9. 3 Audio Technologies: INTERCOMS AND DICTAPHONES, TELEPHONES AND RADIOS, PHONOGRAPHS AND JUKEBOXES (pp. 84-127)

    As Nicholas Christopher observes inSomewhere in the Night(1997), there is an “ongoing fascination in film noir with electrical devices,” a “galaxy of new machines and luxury” accoutrements such as the radio and hi-fi phonograph that rapidly became essential to the lives of Americans in the postwar period and that, in the “hands of both criminals and the police, altered the urban landscape in a way that could beheard.”¹

    In John Farrow’sThe Big Clock(1948), the “noir universe is the office building.”² The Janoth Building becomes the labyrinthine space or maze in which George Stroud (Ray Milland),...

  10. 4 Blues in the Night: POPULAR AND CLASSICAL INSTRUMENTAL SOURCE MUSIC (pp. 128-163)

    In the form of scores as well as emanating from various sources, radio and record player and jukebox, music in forties noir and classical Hollywood cinema more generally is employed to accent almost every conceivable kind of action. One of the most distinctive, though, is the use of diegetic music to underscore scenes of physical violence. “Beatings are interludes of spectacle, like song-and-dance numbers in musicals,” Manohla Dargis writes in her BFI volume onL.A. Confidential(1997), “and as in the musical, they have a sub textual function.”¹

    Robert Wise’sBorn to Kill(1947) is an “excellent example” of the...

  11. 5 Singing Detectives and Bluesmen, Black Jazzwomen and Torch Singers (pp. 164-191)

    The death of Keith Vincent inNocturne, murdered while he’s composing a popular song, is unique in classic noir, but singing itself is not uncommon in the genre. For example,The Naked City(1948), an early semi-documentary that derives from the work of Robert Flaherty and based on the book of the same name by the famed crime photographer Weegee, features a singing detective.

    Despite Mark Hellinger’s booming voice-over narration and William Daniels’s Academy Award–winning photography, it’s also something of an anomaly due to the casting of Barry Fitzgerald, an actor now primarily remembered for his musicals, as Detective...

  12. 6 The Big Number (Side B): KILLING THEM SOFTLY (pp. 192-221)

    It’s safe to say that the musical numbers one remembers most from classic—in this case, forties—noir are those in which a woman sings while backed by a combo or orchestra. Although there’s something to be said for female performers who accompany themselves, whether on guitar (as Rita Hayworth does inGilda) or piano (as Ida Lupino does inRoad House), there’s also something about a woman who’s free to move while she sings, unencumbered by an instrument,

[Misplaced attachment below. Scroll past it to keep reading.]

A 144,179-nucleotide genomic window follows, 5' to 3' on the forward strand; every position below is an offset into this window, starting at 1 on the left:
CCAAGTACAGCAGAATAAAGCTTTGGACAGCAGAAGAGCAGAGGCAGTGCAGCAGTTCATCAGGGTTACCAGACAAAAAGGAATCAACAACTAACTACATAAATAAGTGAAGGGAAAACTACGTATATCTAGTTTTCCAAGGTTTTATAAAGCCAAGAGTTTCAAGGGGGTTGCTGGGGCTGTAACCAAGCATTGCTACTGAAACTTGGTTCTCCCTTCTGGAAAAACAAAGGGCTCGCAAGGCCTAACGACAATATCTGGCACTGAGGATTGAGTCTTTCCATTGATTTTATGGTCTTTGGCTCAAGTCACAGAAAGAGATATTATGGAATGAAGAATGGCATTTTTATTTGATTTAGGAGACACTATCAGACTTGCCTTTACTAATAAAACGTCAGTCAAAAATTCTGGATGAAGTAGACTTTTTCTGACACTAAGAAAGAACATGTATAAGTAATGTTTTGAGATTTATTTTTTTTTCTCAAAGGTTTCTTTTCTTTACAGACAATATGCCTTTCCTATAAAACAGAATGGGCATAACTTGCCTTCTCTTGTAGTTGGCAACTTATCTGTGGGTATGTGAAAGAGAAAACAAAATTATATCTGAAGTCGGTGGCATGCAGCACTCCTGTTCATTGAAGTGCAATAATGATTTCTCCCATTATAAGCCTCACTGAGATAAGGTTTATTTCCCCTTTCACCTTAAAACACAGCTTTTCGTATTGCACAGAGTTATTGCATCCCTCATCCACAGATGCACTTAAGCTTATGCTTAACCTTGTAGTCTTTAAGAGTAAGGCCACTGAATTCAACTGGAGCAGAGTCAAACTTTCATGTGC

One way to frame this sort of performance would be to argue, as Laura Mulvey does in “Visual Pleasure and Narrative...

  13. 7 The Big Number (A Side): SIREN CITY (pp. 222-250)

    Unlike Coral Chandler, who’s responsible for the deaths of both her husbands, Nora Prentiss (Ann Sheridan) in Vincent Sherman’s 1947 film of the same name is selflessly devoted to her husband to the bitter end. (In This, her character’s estimable, albeit very nearly masochistic, commitment to her spouse, like Elizabeth Hintten’s inThe Bribe, no doubt allayed male postwar fears about marital infidelity and female promiscuity.) If one difference betweenNora PrentissAndDead ReckoningIs that the former film, likeGilda, revolves around a woman who lives to sing another day, the fact that Nora and Coral perform their...

  14. Epilogue: SILENCES (pp. 251-254)

    This book,Siren City, has been all about sound effects and source music and, to some extent, dialogue and voice-over and scores. It’s also been, if only tacitly, about silence since none of these sonic phenomena would exist without it. Silence is the ultimate source, the matrix and fountainhead, of the audible. However, even in silent film, not to say in noir, it’s a relative thing. Which is to say, there are different kinds of silence.

    Take, for example, the silence that graces the ending ofOut of the Past.It is darkest night and the film dissolves from a...

  15. Notes (pp. 255-274)
  16. Index (pp. 275-288)